Daily Archives: November 9, 2008

Paul McCain slams Purgatory – without reading Luther or Benedict XVI closely

Just a note to point out that on his blog “Cyberbrethren”, Pastor Paul McCain is having a slam at the Catholic doctrine of Purgatory.

In the comments, Pastor Fraser Pearce points out that Pastor McCain may not actually have his theology of sanctification quite right according to Luther’s own writings in the Large Catechism.

Paul claims that Luther did not believe in any notion of purgatory at all. I left a comment there yesterday to the effect that Paul may not even have read Luther closely enough on the topic itself. That comment has not been “approved” by the blog owner. Perhaps he just hasn’t gotten around to doing any work on his blog, what with Sunday being a busy day and all.

Well, we have documented evidence that that Luther did hold a “notion” of purgatory. In his Confession on the Lord’s Supper (1528) Luther actually said that, while he rejects the doctrine as taught by the papists, he “knows of a purgatory”. Sadly for us, he doesn’t elaborate.

However, Pastor McCain should also have taken the time to read what Benedict has to say on the matter of Purgatory in Spe Salvi.

It is worthwhile reflecting that at the time of the Lutheran Reformation, many doctrines of the Catholic Church were not well defined, and were more a matter of custom and practice than clear teaching. So Luther’s tirades against Purgatory were against the idea of Purgatory as it was popularly understood at the time.

Even today, many people have mistaken ideas about what Purgatory is. Pope Benedict goes a long way to clarifying matters in his recent encyclical. I would challenge any Protestant to show how the doctrine as Benedict elucidates it is not completely faithful to the Gospel, faithful to scripture and, for that matter, completely faithful to the teaching of justification by grace through faith in Jesus Christ.

If one wants to quibble that scripture says nothing about “purgatory”, one can also quibble that it says nothing about “sacraments”. But we form our doctrine through reflection upon the scriptural witness in unity with the Church.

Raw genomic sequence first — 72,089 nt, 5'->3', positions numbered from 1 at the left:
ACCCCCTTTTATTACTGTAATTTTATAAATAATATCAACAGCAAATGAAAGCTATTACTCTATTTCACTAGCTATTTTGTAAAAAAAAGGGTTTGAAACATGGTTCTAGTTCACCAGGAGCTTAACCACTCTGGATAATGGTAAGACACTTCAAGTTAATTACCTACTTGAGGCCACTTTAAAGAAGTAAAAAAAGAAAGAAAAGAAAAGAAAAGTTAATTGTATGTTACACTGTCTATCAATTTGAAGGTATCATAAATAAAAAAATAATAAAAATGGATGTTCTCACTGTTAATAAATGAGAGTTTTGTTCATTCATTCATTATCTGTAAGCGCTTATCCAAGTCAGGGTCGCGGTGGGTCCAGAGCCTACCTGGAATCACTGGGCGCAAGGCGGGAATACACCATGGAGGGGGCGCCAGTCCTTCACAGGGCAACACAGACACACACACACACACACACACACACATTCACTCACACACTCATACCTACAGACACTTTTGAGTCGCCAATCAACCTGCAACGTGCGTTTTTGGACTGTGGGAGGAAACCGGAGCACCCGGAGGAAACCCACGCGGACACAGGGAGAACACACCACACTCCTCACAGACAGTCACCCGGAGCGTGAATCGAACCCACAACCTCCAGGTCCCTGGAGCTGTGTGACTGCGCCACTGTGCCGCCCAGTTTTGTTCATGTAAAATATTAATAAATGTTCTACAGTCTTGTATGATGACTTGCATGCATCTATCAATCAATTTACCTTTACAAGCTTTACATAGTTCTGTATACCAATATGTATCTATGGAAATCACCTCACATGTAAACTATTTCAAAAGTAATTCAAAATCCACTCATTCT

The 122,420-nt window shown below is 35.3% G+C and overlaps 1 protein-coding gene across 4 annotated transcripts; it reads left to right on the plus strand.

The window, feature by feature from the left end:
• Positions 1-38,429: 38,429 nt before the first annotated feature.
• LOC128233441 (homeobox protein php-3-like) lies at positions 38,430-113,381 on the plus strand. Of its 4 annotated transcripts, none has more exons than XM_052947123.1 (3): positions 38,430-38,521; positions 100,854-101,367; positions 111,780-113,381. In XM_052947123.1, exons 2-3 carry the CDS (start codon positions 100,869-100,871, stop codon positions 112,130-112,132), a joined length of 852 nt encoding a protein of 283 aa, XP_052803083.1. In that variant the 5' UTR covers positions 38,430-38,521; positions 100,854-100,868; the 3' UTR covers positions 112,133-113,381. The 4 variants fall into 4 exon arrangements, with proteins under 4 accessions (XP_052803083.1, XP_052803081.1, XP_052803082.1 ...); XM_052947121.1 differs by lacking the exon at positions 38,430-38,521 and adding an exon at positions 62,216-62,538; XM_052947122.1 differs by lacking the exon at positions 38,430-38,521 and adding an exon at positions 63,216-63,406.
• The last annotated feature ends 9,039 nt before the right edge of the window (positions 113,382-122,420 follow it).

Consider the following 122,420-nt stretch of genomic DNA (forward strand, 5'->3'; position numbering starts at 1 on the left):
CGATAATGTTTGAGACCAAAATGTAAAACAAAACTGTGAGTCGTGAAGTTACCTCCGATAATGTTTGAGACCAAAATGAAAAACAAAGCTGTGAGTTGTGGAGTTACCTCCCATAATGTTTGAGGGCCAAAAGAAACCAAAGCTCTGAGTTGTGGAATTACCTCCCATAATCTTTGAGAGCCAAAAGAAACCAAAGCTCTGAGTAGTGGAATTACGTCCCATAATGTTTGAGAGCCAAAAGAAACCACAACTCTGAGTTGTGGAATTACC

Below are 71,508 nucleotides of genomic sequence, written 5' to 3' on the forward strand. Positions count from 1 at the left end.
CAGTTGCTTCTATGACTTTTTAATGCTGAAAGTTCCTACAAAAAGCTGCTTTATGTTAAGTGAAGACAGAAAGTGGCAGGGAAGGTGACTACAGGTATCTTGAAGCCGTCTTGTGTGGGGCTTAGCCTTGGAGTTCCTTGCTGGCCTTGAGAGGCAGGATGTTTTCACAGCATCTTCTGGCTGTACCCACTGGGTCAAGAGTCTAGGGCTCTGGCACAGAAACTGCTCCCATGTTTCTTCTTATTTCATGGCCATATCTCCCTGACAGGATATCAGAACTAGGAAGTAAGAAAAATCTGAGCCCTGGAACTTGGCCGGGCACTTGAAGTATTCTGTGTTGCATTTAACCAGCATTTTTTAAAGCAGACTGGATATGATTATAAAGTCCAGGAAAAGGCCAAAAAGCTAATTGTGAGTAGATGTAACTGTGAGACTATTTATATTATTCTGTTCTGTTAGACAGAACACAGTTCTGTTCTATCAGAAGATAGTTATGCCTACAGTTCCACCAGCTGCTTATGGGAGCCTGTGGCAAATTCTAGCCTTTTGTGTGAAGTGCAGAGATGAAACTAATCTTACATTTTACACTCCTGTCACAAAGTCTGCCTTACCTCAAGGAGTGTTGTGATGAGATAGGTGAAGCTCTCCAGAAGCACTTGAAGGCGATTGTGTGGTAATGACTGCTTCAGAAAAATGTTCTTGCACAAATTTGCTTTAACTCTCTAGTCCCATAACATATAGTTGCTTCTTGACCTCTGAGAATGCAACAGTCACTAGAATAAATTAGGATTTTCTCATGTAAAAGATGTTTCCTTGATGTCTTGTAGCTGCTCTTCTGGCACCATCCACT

Most of the teachings about Purgatory that Luther rejected, I would reject too. His critique of purgatory as it was understood and practiced in his day is, in many ways, spot on.

That doesn’t mean that there isn’t a “purgatory”, which Luther (and other protestants such as C.S. Lewis) seemed to understand.

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Recall Theophanous to pass liberal IVF Law????

God moves in mysterious ways his wonders to perform. As does the Brumby Government of Victoria.

The story in today’s edition of The Age “Brumby fights for IVF law” suggests that the Victorian Government’s bill to liberalise IVF laws to give single women and lesbians access to IVF technology could fail in the Legislative Council – unless Mr Theophanous (who voluntarily stepped down while fighting accusations of rape) is recalled to support the bill.

The article notes:

Mr Theophanous has sometimes voted against socially progressive laws — such as abortion reform — but Labor sources say he is likely to vote as directed if he is recalled.

Which raises more questions than I can possibly do justice to here.

1) Isn’t the Government saying elsewhere that this is a “conscience vote”? How then can Mr Theophanous be “directed” to vote in a particular way?

2) Isn’t this just a little bit cynical? How can the Government hold the high ground with regard to due process and justice when they recall to service a man who has been accused of rape to support a bill for “rights” of women? (In saying this, I do not in any way judge the guilt or otherwise of Mr Theophanous, for whom I have a great deal of sympathy about the way the media has treated this man who is still one of our democratically elected representatives in the government).

3) How can they be sure that Mr Theophanous – given his voting record – would agree to support the bill?

4) What is going on when morally questionable tactics are resorted to to press thorugh what is already a morally controversial law in our society?

I hope Mr Theophanous refuses. That may or may not “kill the bill”, but one can only hope and pray.

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The Letters of Venerable Antonietta Meo (d. aged 6 years)

I’m not a big one for devotions to particular saints. Aside from Sts Joseph and Michael (my patrons), my favourite saints day of the year is All Saints Day. Besides their prayers, and true to my Lutheran heritage, I believe that the greatest gift they can give us is their example of holiness. For this reason I am very interested in the beneficial nature of teaching the lives of the saints to children. My friend, Pastor Fraser Pearce, gave a copy of Amy Welborn’s The Loyola Kids’Book of Saints (see this page for this book and other titles by Amy), and it has been a real favourite with my children. It is aimed at kids at about 10-15 years old is well done, but I have often wished for a simpler book for younger children, complete with good traditional pictures or photos of the saints (kids like to see holiness as well as hear about it). Much that is about is overly churchy, and Amy’s book avoids this.

Today on a Vatican Radio podcast about Venerable Antonietta Meo, a girl who died of bone cancer in 1937, but who is famous for her letters to God, Jesus and the Virgin Mary. The texts of these letters are very simple and would make a wonderful book for children.

I will add it to my list of “ideas for when I retire”…

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